During my time as rector the debate has continued unresolved between the archeologist-minded and the pragmatists over not only what to save, but how much to save. Do you save everything, or do you make representative selections?  I’m not an archeologist – and so I tend towards the pragmatists – some materials are emblematic of our history and must be preserved for posterity. Let me hasten to add that I’m not speaking of the parish’s official document records – registers, minute books, legal documents which are all in the walk-in safe. The question is – in the draws full of Sunday bulletins, past stewardship materials, and other yearly communication letters dating back decades – how much of this is necessary to save?

The argument will remain unresolved, I suspect. What’s slightly aggravating from the pragmatist angle is that among those who argue for the preservation of everything there is no one prepared to take on the archival task. Like so much else in contemporary parish life, we’re long on opinions of what to do, but short on actual hands prepared to do it!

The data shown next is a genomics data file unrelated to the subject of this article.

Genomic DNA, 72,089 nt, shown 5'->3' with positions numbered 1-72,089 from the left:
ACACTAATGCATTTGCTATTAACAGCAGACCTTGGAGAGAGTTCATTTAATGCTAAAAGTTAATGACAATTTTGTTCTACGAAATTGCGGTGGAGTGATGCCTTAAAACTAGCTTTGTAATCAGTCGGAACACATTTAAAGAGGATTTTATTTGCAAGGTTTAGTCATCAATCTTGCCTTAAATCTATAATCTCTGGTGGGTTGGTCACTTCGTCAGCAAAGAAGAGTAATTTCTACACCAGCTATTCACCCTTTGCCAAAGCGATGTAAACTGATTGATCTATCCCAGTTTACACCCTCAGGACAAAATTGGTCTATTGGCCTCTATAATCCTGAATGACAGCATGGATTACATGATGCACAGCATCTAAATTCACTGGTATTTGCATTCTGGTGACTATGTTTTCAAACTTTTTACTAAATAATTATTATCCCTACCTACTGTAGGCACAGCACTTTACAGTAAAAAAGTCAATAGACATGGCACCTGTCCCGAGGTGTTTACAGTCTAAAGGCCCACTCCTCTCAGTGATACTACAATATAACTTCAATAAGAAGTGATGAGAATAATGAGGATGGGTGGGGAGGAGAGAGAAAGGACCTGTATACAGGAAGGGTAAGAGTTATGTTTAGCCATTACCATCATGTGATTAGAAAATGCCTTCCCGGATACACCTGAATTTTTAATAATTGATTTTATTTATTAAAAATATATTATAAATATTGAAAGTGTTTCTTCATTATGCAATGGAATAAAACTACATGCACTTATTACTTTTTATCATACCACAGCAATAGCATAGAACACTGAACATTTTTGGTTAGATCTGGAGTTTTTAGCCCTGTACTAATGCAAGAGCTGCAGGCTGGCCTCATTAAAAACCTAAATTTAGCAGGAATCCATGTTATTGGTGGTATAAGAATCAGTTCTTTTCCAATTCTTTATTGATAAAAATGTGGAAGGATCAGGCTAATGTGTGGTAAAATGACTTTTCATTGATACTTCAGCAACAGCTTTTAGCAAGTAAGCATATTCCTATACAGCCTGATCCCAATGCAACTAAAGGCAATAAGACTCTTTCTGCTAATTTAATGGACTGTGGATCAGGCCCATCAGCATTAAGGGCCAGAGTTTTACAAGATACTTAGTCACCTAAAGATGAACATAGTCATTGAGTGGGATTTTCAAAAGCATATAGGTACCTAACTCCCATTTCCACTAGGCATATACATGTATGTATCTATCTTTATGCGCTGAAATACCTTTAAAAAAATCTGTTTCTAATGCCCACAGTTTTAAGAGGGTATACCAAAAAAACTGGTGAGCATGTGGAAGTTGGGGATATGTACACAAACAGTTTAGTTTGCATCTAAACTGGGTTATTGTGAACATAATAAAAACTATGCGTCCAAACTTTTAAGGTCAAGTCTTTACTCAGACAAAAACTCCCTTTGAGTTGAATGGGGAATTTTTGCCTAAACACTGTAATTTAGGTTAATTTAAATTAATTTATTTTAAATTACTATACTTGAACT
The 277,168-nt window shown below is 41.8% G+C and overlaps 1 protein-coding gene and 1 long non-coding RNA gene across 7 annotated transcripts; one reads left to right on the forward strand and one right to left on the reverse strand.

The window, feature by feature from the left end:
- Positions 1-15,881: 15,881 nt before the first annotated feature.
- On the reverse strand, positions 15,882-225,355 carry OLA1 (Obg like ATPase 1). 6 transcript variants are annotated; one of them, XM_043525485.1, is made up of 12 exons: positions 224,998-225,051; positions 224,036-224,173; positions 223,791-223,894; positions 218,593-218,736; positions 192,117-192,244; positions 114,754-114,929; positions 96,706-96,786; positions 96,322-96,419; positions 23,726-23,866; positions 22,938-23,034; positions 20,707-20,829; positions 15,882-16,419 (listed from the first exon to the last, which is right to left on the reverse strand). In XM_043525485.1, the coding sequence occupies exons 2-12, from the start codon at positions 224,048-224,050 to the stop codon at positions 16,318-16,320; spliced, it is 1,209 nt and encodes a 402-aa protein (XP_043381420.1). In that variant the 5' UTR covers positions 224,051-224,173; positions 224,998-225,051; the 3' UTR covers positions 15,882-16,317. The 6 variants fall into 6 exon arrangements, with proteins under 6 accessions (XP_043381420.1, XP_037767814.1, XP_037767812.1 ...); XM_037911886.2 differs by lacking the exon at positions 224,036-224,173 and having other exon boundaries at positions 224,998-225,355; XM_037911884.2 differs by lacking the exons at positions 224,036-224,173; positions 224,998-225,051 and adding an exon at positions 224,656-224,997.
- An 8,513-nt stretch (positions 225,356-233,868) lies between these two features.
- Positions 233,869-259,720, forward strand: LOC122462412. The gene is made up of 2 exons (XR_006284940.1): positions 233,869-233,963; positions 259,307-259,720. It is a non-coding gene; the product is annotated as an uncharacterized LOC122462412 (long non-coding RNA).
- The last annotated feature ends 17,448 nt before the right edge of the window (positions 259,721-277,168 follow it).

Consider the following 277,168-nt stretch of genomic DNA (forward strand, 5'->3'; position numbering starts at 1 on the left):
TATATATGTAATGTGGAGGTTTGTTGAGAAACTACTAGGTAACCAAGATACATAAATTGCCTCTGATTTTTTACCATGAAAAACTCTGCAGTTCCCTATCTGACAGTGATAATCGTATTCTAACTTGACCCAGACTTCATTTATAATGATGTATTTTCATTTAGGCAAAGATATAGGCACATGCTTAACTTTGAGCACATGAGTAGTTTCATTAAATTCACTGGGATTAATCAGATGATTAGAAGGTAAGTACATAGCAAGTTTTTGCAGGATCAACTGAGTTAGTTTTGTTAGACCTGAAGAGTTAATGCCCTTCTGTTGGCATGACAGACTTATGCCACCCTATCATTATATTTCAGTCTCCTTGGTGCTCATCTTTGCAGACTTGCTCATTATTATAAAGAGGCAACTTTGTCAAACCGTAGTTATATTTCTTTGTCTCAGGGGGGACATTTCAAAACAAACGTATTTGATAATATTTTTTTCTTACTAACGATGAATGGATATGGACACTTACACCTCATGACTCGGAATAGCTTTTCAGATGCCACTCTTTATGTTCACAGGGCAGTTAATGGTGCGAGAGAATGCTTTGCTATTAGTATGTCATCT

A deeper reflection on our archival quandary goes to the heart of what it means to remember. How to preserve a continuity of memory begs the question of not just what and how to preserve memories, but what do memories teach us – what lessons are we to draw from memories?

The Memorial Day weekend betokens the promises of summer after the grueling experience of a New England winter. The three-day Memorial Day Weekend is a godsend for many of us, and so I trust that families and friends will find time for well needed recreation.

However, the Memorial Day Weekend evinces national memory – in particular, the memory of the fallen in war – the men and women who gave their lives for the defense of the nation.

In A Hobbit, A Wardrobe, and A Great War Joseph Laconte writing about the tenacity and courage of the ordinary British soldiers who endured the unspeakable horrors in the trenches of the Great War, comments: